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InSight (Discovery 12)

InSight (Cruise) [NASA]

InSight (Lander) [NASA]

NASA selected in August 2012 the 12th mission of the Discovery program. The new mission, named InSight (Interior Exploration using Seismic Investigations, Geodesy and Heat Transport, formerly known as GEMS, Geophysical Monitoring Station), will place instruments on the Martian surface to investigate whether the core of Mars is solid or liquid like Earth's, and why Mars' crust is not divided into tectonic plates that drift like Earth's. Detailed knowledge of the interior of Mars in comparison to Earth will help scientists understand better how terrestrial planets form and evolve.

InSight is led by W. Bruce Banerdt at NASA's Jet Propulsion Laboratory in Pasadena, Calif. InSight's science team includes U.S. and international co-investigators from universities, industry and government agencies. The French space agency Centre National d'Etudes Spatiales, or CNES, and the German Aerospace Center are contributing instruments to InSight, which is slated for a launch between March 8 - 27 March 2016, is scheduled to land on Mars in September 2016 to begin its two-year scientific mission.

InSight is the 12th selection in NASA's series of Discovery-class missions. Created in 1992, the Discovery Program sponsors frequent, cost-capped solar system exploration missions with highly focused scientific goals.

InSight builds on spacecraft technology used in NASA's highly successful Phoenix lander mission, which was launched to the Red Planet in 2007 and determined water existed near the surface in the Martian polar regions. By incorporating proven systems in the mission, the InSight team demonstrated that the mission concept was low-risk and could stay within the cost-constrained budget of Discovery missions. The cost of the mission, excluding the launch vehicle and related services, is capped at $425 million in 2010 dollars.

The InSight Lander will carry three instruments to the surface of Mars to take the first-ever in-depth look at the planet's "vital stats": its pulse, or internal activity, as measured by the SEIS instrument; its temperature as measured by the HP3 instrument; and its reflexes as measured by the RISE instrument. Together, the data will provide essential clues about the evolution of not just Mars, but also all the terrestrial planets.

  • SEIS: To capture Mars' pulse, or its internal activity, InSight will carry a seismometer called SEIS to the surface of the Red Planet. SEIS will take precise measurements of quakes and other internal activity on Mars to better understand the planet's history and structure.
  • HP3: To take Mars' temperature, a key indicator of planetary evolution, InSight will deploy a heat flow probe on the surface of Mars. The instrument, known as HP3, will hammer five meters into the Martian subsurface, deeper than all previous arms, scoops, drills and probes, to learn how much heat is coming from Mars' interior and reveal the planet's thermal history.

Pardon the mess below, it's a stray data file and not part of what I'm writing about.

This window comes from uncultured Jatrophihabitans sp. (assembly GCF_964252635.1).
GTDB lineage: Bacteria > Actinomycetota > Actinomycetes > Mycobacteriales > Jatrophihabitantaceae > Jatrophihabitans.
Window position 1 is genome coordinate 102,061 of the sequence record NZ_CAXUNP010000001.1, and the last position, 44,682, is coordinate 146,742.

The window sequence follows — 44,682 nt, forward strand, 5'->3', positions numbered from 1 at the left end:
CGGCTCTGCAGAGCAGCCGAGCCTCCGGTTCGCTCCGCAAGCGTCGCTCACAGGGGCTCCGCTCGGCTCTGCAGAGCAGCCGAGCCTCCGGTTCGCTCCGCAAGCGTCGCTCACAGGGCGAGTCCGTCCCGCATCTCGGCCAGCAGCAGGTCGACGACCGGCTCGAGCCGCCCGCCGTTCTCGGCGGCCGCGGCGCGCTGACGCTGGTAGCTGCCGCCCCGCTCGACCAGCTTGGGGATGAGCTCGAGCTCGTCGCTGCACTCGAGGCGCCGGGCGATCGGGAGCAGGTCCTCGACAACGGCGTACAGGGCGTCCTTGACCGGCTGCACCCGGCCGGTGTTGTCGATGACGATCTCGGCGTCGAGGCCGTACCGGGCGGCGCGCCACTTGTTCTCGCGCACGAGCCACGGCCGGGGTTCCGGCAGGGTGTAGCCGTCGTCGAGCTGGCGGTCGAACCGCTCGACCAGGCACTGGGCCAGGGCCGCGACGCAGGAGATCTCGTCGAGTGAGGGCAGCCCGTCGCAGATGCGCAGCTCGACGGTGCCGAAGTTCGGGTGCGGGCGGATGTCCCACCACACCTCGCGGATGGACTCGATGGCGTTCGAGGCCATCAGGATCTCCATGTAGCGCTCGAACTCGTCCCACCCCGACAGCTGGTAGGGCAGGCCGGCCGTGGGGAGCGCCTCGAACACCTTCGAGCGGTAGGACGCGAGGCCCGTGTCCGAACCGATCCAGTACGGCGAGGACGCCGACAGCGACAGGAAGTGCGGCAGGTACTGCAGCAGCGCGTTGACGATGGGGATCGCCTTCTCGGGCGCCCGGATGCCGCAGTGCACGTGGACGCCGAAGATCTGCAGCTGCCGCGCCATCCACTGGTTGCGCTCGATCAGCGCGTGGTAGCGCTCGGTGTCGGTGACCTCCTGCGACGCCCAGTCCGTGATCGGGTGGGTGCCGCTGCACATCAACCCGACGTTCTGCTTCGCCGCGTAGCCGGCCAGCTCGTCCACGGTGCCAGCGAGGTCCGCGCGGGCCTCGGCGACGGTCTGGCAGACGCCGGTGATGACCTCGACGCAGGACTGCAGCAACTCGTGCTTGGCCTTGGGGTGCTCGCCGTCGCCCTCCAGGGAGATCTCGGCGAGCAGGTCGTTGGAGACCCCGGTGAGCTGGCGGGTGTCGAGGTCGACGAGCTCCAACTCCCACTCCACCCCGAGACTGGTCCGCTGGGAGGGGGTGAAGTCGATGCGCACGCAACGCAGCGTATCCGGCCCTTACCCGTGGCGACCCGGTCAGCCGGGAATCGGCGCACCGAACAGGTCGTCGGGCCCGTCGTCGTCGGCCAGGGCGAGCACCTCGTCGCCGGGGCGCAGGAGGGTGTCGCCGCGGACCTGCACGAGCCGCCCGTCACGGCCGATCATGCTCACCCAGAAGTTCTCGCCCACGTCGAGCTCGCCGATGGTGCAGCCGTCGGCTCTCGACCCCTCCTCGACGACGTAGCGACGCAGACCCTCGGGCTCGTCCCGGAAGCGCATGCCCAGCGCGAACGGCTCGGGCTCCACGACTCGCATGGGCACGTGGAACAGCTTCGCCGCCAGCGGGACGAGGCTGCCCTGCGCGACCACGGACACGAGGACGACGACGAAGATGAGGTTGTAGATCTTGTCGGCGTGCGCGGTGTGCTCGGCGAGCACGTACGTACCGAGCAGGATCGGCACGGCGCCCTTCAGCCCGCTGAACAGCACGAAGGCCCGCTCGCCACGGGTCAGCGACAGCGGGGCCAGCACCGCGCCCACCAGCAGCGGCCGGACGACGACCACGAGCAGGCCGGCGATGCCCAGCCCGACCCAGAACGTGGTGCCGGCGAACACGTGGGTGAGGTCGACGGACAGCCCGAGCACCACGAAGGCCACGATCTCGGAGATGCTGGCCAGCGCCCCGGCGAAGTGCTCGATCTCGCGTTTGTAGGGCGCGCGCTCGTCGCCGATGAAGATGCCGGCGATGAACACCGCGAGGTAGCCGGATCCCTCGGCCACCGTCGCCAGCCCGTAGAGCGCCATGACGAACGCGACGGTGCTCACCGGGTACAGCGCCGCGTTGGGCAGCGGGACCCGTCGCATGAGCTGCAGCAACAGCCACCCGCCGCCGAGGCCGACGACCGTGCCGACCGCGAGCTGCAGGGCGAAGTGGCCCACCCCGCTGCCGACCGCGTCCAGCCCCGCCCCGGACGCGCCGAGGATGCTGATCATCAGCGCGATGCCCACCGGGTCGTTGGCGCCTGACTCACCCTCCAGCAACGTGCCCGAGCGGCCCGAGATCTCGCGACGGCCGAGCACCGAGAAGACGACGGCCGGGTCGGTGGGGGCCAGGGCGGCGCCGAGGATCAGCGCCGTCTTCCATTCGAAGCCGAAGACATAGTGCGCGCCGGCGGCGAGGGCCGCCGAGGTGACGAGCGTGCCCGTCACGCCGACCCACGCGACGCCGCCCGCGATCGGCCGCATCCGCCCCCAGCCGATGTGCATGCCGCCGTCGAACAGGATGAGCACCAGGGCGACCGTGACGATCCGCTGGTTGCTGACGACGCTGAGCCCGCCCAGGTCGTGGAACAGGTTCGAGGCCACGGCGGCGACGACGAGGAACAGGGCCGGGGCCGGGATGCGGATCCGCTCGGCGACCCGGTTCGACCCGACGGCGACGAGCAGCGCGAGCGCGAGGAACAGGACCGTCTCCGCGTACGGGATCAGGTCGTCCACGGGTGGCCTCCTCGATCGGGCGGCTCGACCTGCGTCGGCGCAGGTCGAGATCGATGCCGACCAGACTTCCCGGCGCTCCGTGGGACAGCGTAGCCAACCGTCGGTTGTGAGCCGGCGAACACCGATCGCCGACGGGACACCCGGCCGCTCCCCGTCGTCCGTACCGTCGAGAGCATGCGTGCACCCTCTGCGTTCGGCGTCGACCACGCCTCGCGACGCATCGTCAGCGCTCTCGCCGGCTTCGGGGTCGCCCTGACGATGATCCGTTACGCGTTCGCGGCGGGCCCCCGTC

• RISE: To track Mars' reflexes, or the way it wobbles when it is pulled by the sun, an investigation called RISE will precisely measure the Doppler shift and ranging of radio communications sent between the InSight lander and Earth. By tracking wobble, scientists can determine the distribution of the Red Planet's internal structures and better understand how the planet is built.
  • Cameras: InSight will incorporate a camera, similar to the "Navcam" engineering cameras onboard the Mars Exploration Rovers (MER), mounted on the arm of the lander that will serve to capture black and white images of the instruments on the lander's deck and a 3-D view of the ground where the seismometer and heat flow probe will be placed. It will then be used to help engineers and scientists guide the deployment of the instruments to the ground. With a 45-degree field of view, the camera will also provide a panoramic view of the terrain surrounding the landing site.
  • A second similar camera, with a wide-angle 120-degree field of view lens like the "Hazcam" cameras on MER, will be mounted under the edge of the lander's deck and will provide a complementary view of the instrument deployment area.

InSight will be accompanied with two MarCO 6U-cubesats, which are to provide communications relay during the landing phase, as the MRO, MAVEN, and Mars Odyssey orbiters will not be in position to receive InSight data.

In December 2015 it was decided to cancel the 2016 launch, as there is a design flaw in the French built seismometer, which prevents the vacuum inside the instrument to be maintained. NASA’s Science Mission Directorate has approved in September 2016 the new launch window 2018for the agency’s upcoming Mars InSight mission. NASA estimated that this delay and the instrument redesign will cost additional $153.8 million.

The mission operated until 15 December 2022, when the last contact with the lander could be established.

Nation: USA
Type / Application: Mars Lander
Operator: NASA
Contractors: Lockheed Martin Space Systems (Spacecraft)
Equipment: SEIS, HP3, RISE, 2 cameras
Power: 2 deployable fixed solar arrays, batteries (cruise stage); 2 deployable solar arrays, batteries (lander)
Lifetime: 2 years
Orbit: interplanetary
Satellite COSPAR Date LS Launch Vehicle Remarks
InSight (Discovery 12) 2018-042A 05.05.2018 Va SLC-3E Atlas-5(401) with MarCO A, MarCO B


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